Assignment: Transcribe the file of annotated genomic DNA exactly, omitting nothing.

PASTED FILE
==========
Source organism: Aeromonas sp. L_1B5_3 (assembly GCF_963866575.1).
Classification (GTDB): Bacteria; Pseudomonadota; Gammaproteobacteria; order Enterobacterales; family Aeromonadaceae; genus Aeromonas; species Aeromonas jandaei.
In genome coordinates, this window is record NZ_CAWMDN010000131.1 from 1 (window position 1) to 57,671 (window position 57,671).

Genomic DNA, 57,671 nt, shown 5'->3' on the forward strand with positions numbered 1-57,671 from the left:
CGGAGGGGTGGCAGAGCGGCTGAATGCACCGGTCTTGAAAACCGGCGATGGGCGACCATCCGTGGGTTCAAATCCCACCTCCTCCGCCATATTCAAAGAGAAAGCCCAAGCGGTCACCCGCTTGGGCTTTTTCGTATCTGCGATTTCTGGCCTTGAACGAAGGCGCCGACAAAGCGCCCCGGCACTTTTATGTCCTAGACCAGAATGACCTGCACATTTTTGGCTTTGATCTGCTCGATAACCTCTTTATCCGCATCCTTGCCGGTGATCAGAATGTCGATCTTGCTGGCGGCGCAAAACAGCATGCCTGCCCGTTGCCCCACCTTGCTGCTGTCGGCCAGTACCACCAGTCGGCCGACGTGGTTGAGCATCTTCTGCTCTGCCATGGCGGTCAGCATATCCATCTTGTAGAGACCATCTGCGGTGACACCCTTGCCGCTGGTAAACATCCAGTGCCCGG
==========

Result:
Source organism: Aeromonas sp. L_1B5_3 (assembly GCF_963866575.1).
Classification (GTDB): Bacteria; Pseudomonadota; Gammaproteobacteria; order Enterobacterales; family Aeromonadaceae; genus Aeromonas; species Aeromonas jandaei.
In genome coordinates, this window is record NZ_CAWMDN010000131.1 from 1 (window position 1) to 57,671 (window position 57,671).

Genomic DNA, 57,671 nt, shown 5'->3' on the forward strand with positions numbered 1-57,671 from the left:
CGGAGGGGTGGCAGAGCGGCTGAATGCACCGGTCTTGAAAACCGGCGATGGGCGACCATCCGTGGGTTCAAATCCCACCTCCTCCGCCATATTCAAAGAGAAAGCCCAAGCGGTCACCCGCTTGGGCTTTTTCGTATCTGCGATTTCTGGCCTTGAACGAAGGCGCCGACAAAGCGCCCCGGCACTTTTATGTCCTAGACCAGAATGACCTGCACATTTTTGGCTTTGATCTGCTCGATAACCTCTTTATCCGCATCCTTGCCGGTGATCAGAATGTCGATCTTGCTGGCGGCGCAAAACAGCATGCCTGCCCGTTGCCCCACCTTGCTGCTGTCGGCCAGTACCACCAGTCGGCCGACGTGGTTGAGCATCTTCTGCTCTGCCATGGCGGTCAGCATATCCATCTTGTAGAGACCATCTGCGGTGACACCCTTGCCGCTGGTAAACATCCAGTGCCCGG